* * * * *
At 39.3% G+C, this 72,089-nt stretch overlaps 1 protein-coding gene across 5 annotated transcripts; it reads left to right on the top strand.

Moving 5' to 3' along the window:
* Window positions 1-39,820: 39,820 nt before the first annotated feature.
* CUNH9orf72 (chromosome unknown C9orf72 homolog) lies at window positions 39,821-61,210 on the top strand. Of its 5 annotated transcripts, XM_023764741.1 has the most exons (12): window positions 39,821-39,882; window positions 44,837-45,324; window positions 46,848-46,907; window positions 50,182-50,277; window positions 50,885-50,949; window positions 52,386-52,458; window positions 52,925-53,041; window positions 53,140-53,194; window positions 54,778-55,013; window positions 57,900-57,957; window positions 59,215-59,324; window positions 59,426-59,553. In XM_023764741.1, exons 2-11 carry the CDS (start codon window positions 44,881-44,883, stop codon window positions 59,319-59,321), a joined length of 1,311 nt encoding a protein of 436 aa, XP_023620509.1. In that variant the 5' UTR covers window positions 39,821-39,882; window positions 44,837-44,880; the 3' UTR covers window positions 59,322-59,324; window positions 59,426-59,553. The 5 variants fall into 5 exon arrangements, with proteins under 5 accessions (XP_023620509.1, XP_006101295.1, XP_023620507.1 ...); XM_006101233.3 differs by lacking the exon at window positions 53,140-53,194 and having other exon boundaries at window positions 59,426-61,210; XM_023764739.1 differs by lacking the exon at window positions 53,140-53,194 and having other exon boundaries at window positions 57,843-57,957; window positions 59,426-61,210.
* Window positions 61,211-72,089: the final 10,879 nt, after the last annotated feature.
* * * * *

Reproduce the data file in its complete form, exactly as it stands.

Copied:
At 39.3% G+C, this 72,089-nt stretch overlaps 1 protein-coding gene across 5 annotated transcripts; it reads left to right on the top strand.

Moving 5' to 3' along the window:
* Window positions 1-39,820: 39,820 nt before the first annotated feature.
* CUNH9orf72 (chromosome unknown C9orf72 homolog) lies at window positions 39,821-61,210 on the top strand. Of its 5 annotated transcripts, XM_023764741.1 has the most exons (12): window positions 39,821-39,882; window positions 44,837-45,324; window positions 46,848-46,907; window positions 50,182-50,277; window positions 50,885-50,949; window positions 52,386-52,458; window positions 52,925-53,041; window positions 53,140-53,194; window positions 54,778-55,013; window positions 57,900-57,957; window positions 59,215-59,324; window positions 59,426-59,553. In XM_023764741.1, exons 2-11 carry the CDS (start codon window positions 44,881-44,883, stop codon window positions 59,319-59,321), a joined length of 1,311 nt encoding a protein of 436 aa, XP_023620509.1. In that variant the 5' UTR covers window positions 39,821-39,882; window positions 44,837-44,880; the 3' UTR covers window positions 59,322-59,324; window positions 59,426-59,553. The 5 variants fall into 5 exon arrangements, with proteins under 5 accessions (XP_023620509.1, XP_006101295.1, XP_023620507.1 ...); XM_006101233.3 differs by lacking the exon at window positions 53,140-53,194 and having other exon boundaries at window positions 59,426-61,210; XM_023764739.1 differs by lacking the exon at window positions 53,140-53,194 and having other exon boundaries at window positions 57,843-57,957; window positions 59,426-61,210.
* Window positions 61,211-72,089: the final 10,879 nt, after the last annotated feature.